Implementing & verifying for the CCNP ROUTE exam

September 23, 2010 at 4:39 pm | Posted in Cisco, Study hints | 2 Comments
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As most of you know already, Cisco has retired the exams in the old CCNP track and released three new exams that comprise the new CCNP. As covered in an earlier post here and elsewhere, the new exams are called ROUTE, SWITCH and TSHOOT. Today I would like to discuss the ROUTE exam; specifically, I would like to discuss a topic that has generated many questions among test candidates.

A quick examination of the exam objectives (found here)  will reveal that almost every objective has the following structure:

  1. Create an (insert main objective topic) implementation plan.
  2. Create an (insert the main objective topic) verification plan.

So the question that I keep hearing about the exam is, “What kinds of information will be tested in this sub-objective, and how will it come at me”? In today’s post, I would like to try to fill in the blanks for you.

First, Cisco design practices call for creating an implementation plan and a verification plan for all types of implementations.  Exam questions about implementation and verification will probably take one of two approaches: a conceptual approach, and a command-specific approach.

Conceptual questions

The steps that are included can seem somewhat subjective. You should drink the Cisco Kool-Aid and study the “Cisco steps.” The best references I can offer for that are the following links to information about PPDIOO and best practices:

Cisco Press: PPDIOO Lifecycle Approach to Network Design and Implementation

PPDIOO stands for Prepare, Plan, Design, Implement, Operate, and Optimize. If you are familiar with the CCDP, this will not be a foreign concept to you. It is a design framework that Cisco uses and is the best source for getting a handle on these conceptual questions. When reviewing this document, pay close attention to and learn the bulleted lists such as the following from the section on Implementation steps (taken from the article verbatim)

Each phase consists of several steps, and each step should contain, but be not limited to, the following documentation:

  • Description of the step
  • Reference to design documents
  • Detailed implementation guidelines
  • Detailed roll-back guidelines in case of failure
  • Estimated time needed for implementation

An example item of this type might be:

Which of the following is NOT a step to include in an implementation plan?

  • Description of the step
  • Reference to design documents
  • Detailed implementation guidelines
  • Cost of the step

So obviously (although it won’t be so obvious on the real exam) the answer is Cost of the step.

A higher-level resource is here:

New Solution Deployment: Best Practices White Paper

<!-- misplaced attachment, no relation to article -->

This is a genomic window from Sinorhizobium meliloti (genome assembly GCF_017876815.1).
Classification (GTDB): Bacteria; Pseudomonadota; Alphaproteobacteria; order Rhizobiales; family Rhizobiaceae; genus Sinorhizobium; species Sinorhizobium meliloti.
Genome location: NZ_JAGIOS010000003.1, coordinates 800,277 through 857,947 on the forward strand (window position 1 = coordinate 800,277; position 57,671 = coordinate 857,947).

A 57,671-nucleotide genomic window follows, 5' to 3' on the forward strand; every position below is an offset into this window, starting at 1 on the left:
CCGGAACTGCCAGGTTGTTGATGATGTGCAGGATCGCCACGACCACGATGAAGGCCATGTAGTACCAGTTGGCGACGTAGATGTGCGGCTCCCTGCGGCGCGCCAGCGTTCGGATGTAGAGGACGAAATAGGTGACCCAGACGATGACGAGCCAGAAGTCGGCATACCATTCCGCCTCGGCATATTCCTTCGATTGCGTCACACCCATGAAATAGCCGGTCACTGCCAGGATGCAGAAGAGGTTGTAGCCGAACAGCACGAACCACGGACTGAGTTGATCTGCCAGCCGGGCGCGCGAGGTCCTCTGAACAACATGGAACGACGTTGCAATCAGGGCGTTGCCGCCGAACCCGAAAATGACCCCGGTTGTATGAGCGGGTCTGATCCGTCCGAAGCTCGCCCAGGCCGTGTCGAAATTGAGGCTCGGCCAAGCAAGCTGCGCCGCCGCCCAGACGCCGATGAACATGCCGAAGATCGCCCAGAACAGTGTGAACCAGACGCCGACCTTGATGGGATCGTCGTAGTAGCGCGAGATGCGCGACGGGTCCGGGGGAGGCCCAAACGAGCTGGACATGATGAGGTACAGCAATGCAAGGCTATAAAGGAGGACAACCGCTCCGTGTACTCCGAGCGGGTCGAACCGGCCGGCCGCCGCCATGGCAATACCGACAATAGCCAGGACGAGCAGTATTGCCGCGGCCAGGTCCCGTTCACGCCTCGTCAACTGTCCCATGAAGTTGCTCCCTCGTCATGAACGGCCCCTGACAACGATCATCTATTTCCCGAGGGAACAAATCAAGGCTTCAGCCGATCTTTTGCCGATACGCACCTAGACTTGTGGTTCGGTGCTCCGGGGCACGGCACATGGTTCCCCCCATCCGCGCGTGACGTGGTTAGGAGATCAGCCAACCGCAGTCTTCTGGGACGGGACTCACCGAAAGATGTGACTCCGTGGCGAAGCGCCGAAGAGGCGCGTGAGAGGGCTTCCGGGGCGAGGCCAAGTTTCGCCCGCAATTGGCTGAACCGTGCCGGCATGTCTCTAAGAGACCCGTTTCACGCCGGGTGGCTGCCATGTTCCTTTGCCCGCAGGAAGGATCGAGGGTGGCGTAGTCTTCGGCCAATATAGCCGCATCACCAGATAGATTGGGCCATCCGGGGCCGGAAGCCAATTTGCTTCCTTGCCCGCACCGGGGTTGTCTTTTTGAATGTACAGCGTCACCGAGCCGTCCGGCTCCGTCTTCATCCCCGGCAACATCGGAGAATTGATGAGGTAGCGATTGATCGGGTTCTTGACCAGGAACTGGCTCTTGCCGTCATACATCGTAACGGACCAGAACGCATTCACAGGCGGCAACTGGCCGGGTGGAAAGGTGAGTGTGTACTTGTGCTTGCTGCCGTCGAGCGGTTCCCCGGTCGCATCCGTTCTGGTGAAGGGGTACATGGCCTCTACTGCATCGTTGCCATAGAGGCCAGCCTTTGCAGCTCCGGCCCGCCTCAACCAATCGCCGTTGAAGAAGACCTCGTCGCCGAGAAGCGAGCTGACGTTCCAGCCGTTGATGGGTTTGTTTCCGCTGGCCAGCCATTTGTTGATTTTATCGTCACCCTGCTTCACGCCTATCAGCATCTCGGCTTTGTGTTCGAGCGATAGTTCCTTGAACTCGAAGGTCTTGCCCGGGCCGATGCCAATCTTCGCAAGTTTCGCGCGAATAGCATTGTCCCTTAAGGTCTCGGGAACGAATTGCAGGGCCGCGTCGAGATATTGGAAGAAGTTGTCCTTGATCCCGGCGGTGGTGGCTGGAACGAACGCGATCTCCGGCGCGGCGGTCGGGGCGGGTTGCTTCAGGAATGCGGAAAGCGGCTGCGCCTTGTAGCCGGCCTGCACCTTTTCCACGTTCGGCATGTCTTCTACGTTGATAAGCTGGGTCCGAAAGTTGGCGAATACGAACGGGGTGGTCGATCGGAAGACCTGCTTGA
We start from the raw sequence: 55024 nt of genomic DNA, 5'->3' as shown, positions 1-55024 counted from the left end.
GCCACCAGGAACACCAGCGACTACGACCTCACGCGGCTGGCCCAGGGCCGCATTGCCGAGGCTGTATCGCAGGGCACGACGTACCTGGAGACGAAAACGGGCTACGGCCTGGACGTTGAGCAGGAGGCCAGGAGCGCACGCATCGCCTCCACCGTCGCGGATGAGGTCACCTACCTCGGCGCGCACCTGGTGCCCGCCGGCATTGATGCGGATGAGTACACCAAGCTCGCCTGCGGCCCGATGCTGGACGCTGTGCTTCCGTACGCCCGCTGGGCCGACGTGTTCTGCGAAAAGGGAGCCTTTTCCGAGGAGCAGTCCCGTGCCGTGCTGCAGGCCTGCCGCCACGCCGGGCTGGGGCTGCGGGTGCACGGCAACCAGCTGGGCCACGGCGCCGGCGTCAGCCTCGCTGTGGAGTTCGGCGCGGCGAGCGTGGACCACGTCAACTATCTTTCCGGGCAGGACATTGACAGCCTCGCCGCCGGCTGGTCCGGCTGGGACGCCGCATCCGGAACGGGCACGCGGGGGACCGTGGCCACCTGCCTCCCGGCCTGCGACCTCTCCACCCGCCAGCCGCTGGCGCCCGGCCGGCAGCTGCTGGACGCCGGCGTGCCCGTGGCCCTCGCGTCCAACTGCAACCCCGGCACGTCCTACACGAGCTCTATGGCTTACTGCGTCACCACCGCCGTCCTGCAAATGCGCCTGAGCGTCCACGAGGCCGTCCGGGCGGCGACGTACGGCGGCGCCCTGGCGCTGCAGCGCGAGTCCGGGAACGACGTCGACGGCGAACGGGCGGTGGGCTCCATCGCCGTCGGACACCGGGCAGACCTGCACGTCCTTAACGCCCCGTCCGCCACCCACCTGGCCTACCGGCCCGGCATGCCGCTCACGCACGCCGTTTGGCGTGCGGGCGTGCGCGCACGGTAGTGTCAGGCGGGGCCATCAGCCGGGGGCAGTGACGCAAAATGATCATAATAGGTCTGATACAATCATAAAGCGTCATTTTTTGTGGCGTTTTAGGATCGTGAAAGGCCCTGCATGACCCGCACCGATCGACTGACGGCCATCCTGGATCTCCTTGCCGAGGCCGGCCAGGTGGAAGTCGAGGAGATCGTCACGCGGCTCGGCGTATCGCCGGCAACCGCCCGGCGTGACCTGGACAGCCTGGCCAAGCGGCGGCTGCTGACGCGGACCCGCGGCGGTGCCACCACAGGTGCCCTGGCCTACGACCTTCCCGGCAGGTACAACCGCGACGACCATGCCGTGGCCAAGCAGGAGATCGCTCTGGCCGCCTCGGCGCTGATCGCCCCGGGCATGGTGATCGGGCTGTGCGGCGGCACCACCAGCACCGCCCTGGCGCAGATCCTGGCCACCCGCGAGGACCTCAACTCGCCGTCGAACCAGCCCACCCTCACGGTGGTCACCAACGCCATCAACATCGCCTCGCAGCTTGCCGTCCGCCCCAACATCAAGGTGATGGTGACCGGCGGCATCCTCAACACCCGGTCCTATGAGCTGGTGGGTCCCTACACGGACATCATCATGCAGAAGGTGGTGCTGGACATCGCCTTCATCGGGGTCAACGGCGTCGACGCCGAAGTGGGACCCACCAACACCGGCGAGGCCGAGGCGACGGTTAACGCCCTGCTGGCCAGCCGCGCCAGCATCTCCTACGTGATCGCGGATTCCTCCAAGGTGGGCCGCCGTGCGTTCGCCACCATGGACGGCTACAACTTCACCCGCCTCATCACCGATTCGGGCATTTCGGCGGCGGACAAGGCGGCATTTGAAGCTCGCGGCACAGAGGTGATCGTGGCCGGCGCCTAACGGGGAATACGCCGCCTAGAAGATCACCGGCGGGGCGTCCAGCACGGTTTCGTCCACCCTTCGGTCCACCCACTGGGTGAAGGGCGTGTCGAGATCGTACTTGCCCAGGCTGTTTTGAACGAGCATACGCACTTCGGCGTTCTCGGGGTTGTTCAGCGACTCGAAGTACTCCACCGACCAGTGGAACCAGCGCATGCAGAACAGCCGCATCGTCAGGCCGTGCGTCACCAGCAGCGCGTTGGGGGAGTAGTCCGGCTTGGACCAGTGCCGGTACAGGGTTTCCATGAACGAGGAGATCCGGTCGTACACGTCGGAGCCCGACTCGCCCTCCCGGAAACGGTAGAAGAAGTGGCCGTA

Step-specific implementation questions

Obviously, these types of questions will ask about the commands or actions that should be performed at a given step in the implementation or verification plans. Here is a sample question from our new Cert 642-902 exam showing this type of implementation question.

A new portion of your OSPF network is in the design phase. You have been presented with a network diagram, a list of implementation steps, and a requirement that transmissions across all routers must be authenticated. The complete implementation plan is as follows:

  1. Enable OSPF process 1 on all routers.
  2. Enable area 0 on routers R2 and R3.
  3. Enable area 1 on routers R1 and R2.
  4. Enable area 10 on routers R4 and R5.
  5. Verify that all routers contain a complete routing table.
  6. Verify that you can ping from one end of the network to the other.
  7. Enable OSPF authentication on all routers.

Which of the following statements is TRUE about this plan?

A. It is complete as written.

B. Router R5 should have area 1 enabled.

C. Router R4 should have area 0 enabled.

D. Router R2 should not have area 0 enabled.

Above you see that the question is less conceptual and has more of its focus on OSPF. Steps are given in the item scenario, and you decide whether the steps are complete or if a vital step is missing. Don’t be afraid to answer that the given implementation steps are complete if, in fact, they are. It’s not a trick!

The same document located at the link I gave you covers verification steps as well as implementation steps. The same approach works for those types of questions.

In closing,

  1. Learn the Cisco verification steps conceptually.
  2. Know how to verify a specific implementation.

Good luck on the exam, and see you next time!

–Troy McMillan


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  1. Just a small note, the last example about OSPF the correct answer i think should be “C” since router 4 & 5 should somehow linked to Area 0 which is not mentioned in the steps, i’m i right ?

    • Alien, You are correct!!! Your logic is perfect. Yes, all areas must be connected to Area 0. You could create a virtual link across another area, but Area 1 has no common routers with 10 either. You can’t create a virtual link across an Area unless the orphaned Area has an ABR that is also a member of the area the link will cross. Moreover, you correctly deduced that that is not offered as an option, and your solution was. Great job! (Now my question is, are you really an alien and if so what planet do you come from?)


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